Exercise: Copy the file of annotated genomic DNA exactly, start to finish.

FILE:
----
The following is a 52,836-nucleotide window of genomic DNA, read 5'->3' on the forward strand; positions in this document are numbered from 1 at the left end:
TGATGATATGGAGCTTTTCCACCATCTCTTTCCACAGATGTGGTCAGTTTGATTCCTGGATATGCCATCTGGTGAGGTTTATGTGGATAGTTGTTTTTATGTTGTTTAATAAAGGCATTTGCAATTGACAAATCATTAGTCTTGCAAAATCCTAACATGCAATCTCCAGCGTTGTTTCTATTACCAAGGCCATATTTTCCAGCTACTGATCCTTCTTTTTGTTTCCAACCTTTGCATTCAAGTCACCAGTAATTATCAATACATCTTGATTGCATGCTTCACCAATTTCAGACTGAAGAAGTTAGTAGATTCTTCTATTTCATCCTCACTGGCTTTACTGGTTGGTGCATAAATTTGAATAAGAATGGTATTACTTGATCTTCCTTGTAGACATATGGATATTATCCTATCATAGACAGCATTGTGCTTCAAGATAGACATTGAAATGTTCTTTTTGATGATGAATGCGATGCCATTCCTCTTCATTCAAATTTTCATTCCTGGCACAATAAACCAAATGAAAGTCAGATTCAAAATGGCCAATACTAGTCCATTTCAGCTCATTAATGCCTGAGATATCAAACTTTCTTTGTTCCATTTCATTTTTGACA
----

The following is a 52,836-nucleotide window of genomic DNA, read 5'->3' on the forward strand; positions in this document are numbered from 1 at the left end:
TGATGATATGGAGCTTTTCCACCATCTCTTTCCACAGATGTGGTCAGTTTGATTCCTGGATATGCCATCTGGTGAGGTTTATGTGGATAGTTGTTTTTATGTTGTTTAATAAAGGCATTTGCAATTGACAAATCATTAGTCTTGCAAAATCCTAACATGCAATCTCCAGCGTTGTTTCTATTACCAAGGCCATATTTTCCAGCTACTGATCCTTCTTTTTGTTTCCAACCTTTGCATTCAAGTCACCAGTAATTATCAATACATCTTGATTGCATGCTTCACCAATTTCAGACTGAAGAAGTTAGTAGATTCTTCTATTTCATCCTCACTGGCTTTACTGGTTGGTGCATAAATTTGAATAAGAATGGTATTACTTGATCTTCCTTGTAGACATATGGATATTATCCTATCATAGACAGCATTGTGCTTCAAGATAGACATTGAAATGTTCTTTTTGATGATGAATGCGATGCCATTCCTCTTCATTCAAATTTTCATTCCTGGCACAATAAACCAAATGAAAGTCAGATTCAAAATGGCCAATACTAGTCCATTTCAGCTCATTAATGCCTGAGATATCAAACTTTCTTTGTTCCATTTCATTTTTGACA